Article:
Thursday, October 29, 2009

Mute Swan

Mute Swans
Originally uploaded by ammodramus88
On this day in 1916, a young swan was picked up "exhausted" and identified as a Tundra Swan (then Whistling Swan) at Elizabeth in Union County. This observation was included in a list of "unusual visitors" by Charles Urner that was published in the Auk in 1921. One issue later, there was a sequel. The swan (published as a Tundra Swan either through misidentification or typographical error: both are blamed) turned out to be a Mute Swan, which was at that time an introduced species with a very limited distribution in the New York City area. W. De Witt Miller at the American Museum of Natural History made the correct identification after seeing the bird. In 1932, Urner published a further account of the species' spread in NJ; at that point he said it was "completely naturalized...a number of pairs breed in a wild state in suitable ponds along the coast from the vicinity of Asbury Park to Bayhead" (Urner 1932). When Witmer Stone wrote Bird Studies at Old Cape May, he quoted Urner and noted that Mute Swan was not yet known to reach Cape May (Stone 1965). By the time Walsh et al. was published in 1999, Mute Swan was breeding across the state (including Cape May), mostly in the north, though the distribution was somewhat scattered. Coastal ponds remain excellent places to see Mute Swans; in spring, large numbers can be seen in various locations.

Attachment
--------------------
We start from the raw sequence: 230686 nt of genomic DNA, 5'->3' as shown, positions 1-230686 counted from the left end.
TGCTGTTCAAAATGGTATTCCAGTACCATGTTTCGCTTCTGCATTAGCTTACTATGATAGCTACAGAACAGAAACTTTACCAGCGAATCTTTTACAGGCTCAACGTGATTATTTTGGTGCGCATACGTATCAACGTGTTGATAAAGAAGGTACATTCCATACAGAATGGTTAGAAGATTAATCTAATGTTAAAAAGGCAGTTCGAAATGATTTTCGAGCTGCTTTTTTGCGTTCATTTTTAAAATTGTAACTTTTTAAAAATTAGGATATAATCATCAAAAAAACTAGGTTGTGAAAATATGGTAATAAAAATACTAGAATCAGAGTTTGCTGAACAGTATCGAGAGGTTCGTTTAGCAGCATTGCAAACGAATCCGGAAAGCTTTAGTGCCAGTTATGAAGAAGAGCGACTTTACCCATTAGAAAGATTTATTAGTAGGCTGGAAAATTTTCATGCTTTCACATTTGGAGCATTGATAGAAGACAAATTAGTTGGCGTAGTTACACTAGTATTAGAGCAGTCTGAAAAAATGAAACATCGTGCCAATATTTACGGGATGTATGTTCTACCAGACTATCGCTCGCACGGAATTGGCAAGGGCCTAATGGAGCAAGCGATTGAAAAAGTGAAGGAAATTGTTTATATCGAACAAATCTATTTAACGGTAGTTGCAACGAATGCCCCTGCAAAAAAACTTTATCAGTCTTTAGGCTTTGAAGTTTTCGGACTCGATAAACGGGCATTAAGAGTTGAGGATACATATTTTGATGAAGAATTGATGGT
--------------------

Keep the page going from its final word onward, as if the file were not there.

Urner, Charles A. 1932. Mute Swan in New Jersey. Auk 49:213. PDF here
Urner, Charles A. 1921. Unusual visitors at Elizabeth, N. J. Auk 38:120-121. PDF here
Urner, Charles A. 1921. Whistling Swan: A correction. Auk 38:273. PDF here

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